How To Choose An Office Phone System

Updated: Jun 21, 2021

When selecting a business phone system, the first thing to consider would be the type of system you are looking for (virtual, VoIP, or landline) and whether it will be hosted in the cloud or on-premises.

Phone systems these days provide all types of businesses with a broad range of mobile, collaboration, and calling tools.

Business phone systems provide workers with various methods of tapping into business phone lines when they’re not physically present in the workplace.

This guide is intended for business owners looking for advice on what they should be looking for and take into account when selecting a phone system.

If you are looking for the right business phone system that meets your needs, there are various questions you need to ask to make sure that you are getting the solution that is ideal for your business.

Do you require a phone system that comprises physical desk phones, or can your business operate with a virtual phone service that’s dependent on mobile devices?

If you want to set up desk telephones, what type of service are you looking for? Do you want a Voice over Internet Protocol (VoIP) system, which functions over the web and is available from an array of providers? Or are you okay with a conventional landline telephone service delivered by a regional or local phone company?

If you decide to go with VoIP, do you prefer the system hosted by your service provider (cloud-based) or have it at your office (on-premises)?

We will give you some clarity to those questions, but if you know what you want and are looking to check our suggestions for the best business phone systems, you should consider visiting our Get A Quote page for a quote specific to your business needs.

Editor's note: Are you searching for pertinent information on business phone systems? You can refer to the questionnaire below and we will get in touch with you to give you the information you're looking for.

If you aren't sure of what you want, continue reading on. We will provide you with a rundown on the advantages and disadvantages of these phone systems:

Virtual phone systems



Cloud and on-premises systems

Virtual Phone Systems

This phone system links the person calling a main business number to the home phones or mobile of workers operating remotely.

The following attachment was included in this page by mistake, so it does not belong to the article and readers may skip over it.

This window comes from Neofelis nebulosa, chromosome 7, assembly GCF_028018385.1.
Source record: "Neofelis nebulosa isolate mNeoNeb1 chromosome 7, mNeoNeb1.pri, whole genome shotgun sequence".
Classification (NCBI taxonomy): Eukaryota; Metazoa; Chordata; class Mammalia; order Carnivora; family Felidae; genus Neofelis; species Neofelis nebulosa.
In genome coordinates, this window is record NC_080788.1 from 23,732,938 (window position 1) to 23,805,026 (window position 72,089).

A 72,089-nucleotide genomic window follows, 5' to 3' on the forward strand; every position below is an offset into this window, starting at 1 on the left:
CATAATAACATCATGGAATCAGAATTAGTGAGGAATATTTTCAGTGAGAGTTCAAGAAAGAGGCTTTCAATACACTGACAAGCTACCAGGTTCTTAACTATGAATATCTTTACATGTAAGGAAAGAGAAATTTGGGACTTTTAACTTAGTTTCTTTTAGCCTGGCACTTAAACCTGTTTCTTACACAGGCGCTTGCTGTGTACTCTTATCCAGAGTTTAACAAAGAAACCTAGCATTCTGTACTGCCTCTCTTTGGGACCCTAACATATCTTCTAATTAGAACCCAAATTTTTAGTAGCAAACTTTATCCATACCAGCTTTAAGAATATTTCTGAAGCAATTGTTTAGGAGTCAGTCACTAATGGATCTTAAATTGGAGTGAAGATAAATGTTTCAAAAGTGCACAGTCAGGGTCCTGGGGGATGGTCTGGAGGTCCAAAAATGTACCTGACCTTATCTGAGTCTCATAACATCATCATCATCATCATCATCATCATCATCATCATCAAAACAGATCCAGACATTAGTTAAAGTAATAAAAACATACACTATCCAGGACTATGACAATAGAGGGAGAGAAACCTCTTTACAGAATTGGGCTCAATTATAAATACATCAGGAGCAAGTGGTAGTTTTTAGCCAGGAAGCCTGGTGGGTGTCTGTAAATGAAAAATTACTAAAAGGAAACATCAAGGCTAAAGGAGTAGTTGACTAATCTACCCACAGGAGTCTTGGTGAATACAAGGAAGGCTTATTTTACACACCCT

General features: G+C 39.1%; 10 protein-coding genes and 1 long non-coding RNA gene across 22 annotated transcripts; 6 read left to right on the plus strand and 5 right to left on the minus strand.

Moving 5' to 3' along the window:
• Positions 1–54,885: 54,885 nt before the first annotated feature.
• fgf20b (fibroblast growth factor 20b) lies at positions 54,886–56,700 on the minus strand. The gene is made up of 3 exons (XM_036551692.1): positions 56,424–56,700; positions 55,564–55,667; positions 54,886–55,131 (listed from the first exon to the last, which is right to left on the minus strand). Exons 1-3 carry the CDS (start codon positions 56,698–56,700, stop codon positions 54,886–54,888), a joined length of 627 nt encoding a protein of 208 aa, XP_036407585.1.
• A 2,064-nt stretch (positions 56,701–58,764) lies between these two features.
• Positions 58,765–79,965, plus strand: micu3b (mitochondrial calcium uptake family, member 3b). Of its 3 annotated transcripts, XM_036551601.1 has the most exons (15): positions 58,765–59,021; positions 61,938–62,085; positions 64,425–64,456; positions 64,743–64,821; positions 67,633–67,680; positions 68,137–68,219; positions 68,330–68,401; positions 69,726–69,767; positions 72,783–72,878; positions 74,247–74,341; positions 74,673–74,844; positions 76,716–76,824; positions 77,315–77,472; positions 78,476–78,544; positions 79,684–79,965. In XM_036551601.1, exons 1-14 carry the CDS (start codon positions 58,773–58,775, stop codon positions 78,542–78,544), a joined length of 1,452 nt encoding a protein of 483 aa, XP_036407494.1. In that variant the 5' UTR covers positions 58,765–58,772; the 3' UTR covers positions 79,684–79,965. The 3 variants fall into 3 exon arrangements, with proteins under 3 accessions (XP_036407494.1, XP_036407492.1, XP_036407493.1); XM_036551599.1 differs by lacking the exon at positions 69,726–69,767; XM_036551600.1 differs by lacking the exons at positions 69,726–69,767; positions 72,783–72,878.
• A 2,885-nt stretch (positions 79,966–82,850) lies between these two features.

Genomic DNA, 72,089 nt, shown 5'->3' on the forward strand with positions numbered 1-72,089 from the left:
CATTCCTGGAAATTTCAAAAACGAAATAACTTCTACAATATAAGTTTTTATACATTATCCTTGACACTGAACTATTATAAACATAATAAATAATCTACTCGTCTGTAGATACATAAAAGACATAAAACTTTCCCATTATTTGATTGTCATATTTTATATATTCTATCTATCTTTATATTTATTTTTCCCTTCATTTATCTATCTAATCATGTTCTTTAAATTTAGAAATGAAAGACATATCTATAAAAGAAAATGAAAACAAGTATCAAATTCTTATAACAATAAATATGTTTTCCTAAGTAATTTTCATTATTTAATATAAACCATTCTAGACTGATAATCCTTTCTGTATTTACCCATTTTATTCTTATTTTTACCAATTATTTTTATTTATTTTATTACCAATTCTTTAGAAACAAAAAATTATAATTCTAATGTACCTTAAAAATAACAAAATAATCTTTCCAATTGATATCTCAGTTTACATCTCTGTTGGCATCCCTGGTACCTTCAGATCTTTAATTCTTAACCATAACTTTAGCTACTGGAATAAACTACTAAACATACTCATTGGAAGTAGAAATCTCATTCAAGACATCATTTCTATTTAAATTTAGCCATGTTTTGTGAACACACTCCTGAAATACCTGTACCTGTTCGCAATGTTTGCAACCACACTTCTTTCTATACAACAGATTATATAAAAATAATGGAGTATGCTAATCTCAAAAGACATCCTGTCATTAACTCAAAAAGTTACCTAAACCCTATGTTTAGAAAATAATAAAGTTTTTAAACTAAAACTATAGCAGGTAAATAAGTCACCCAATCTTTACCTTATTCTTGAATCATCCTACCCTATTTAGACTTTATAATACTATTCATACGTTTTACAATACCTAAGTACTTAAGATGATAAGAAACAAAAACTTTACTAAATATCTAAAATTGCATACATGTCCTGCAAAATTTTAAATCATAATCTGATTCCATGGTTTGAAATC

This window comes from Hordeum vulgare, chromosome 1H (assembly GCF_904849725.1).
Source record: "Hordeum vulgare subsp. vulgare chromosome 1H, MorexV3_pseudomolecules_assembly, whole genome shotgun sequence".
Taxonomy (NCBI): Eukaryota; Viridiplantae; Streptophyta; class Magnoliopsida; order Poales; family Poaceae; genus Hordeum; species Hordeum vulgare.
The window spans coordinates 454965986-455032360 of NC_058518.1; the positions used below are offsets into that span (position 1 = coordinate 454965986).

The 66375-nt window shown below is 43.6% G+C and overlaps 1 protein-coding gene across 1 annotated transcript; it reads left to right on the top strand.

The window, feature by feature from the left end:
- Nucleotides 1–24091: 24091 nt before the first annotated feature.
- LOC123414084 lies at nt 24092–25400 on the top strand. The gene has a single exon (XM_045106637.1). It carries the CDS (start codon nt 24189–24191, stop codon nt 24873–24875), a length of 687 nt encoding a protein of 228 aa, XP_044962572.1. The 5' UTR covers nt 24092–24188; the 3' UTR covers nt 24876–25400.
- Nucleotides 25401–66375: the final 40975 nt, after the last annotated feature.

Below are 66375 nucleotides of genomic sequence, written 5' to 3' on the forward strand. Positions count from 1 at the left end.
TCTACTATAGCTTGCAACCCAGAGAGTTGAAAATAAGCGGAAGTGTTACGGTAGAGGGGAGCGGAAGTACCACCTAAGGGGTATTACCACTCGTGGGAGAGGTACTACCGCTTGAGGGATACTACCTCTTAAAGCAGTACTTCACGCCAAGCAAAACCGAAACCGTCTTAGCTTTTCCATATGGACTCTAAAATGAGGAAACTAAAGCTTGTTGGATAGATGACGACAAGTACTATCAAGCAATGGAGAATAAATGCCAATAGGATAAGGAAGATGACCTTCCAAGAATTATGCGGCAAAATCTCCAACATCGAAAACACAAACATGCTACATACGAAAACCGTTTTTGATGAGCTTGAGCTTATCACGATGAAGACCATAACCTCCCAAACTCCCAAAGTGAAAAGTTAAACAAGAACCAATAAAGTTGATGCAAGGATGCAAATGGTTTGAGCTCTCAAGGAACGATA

Virtual phone systems function as an expansive call-forwarding solution, diverting calls to the home phone or cell of an employee rather than a desk phone whenever a client calls the main business number.

These systems come with various features like online faxing, toll-free numbers, call screening, call forwarding, voicemail, and automated receptionists.

Pros: This kind of service enables businesses with employees working remotely to maintain a professional image always. It also provides offsite employees with access to different phone system features that home and mobile phones don’t provide.

Cons: These systems aren’t completely established phone systems. Your calls are usually processed on your home or mobile phone network which could influence call quality. Other virtual services enable you to make calls through the Internet when you’re using the mobile app of the provider.

Best for: Sole proprietorships or small enterprises with offsite employees or sole proprietorships

Traditional Landline Systems

In this type of setting, landlines fall under the purview of traditional phone systems, usually supported by a regional or local phone company.

Landlines are basically analog systems running through the conventional copper wiring of the telephone company.

To operate a landline service, you require on-premises private branch exchange (PBX) hardware. This hardware allows for multiple extensions and delivers phone system features like call directories and call transferring.

There are landline systems these days that are considered an amalgam with VoIP systems. A conventional phone line links to the data network of a business, which then connects to every individual phone.

Most phone system service providers are getting rid of landline systems, so it can prove to be daunting finding one that still provides this sort of service.

Pros: Landlines are dependable, tried and tested solution that most business are comfortable using.

Cons: The majority of phone system service providers are shifting from landlines, which makes them not only hard to buy, but also to do repairs. These systems are at the end of their line and it won’t be long before they become obsolete which can also make them much more expensive.

Best for: Big companies that have the resources for them with an Onsite IT support team our an outsourced IT support team to run and maintain them; ideal for enterprises with no high-speed internet accessibility.

VoIP Phone Systems

Rather than using the copper wires landline systems run on, VoIP systems the company’s Internet connection.

VoIP phone systems offer a feature that only Big companies with pricey PBX hardware previously had access to, like computer integration, call queues, and automated attendants, which enable computers to be altered into softphones and voicemails sent to email inboxes.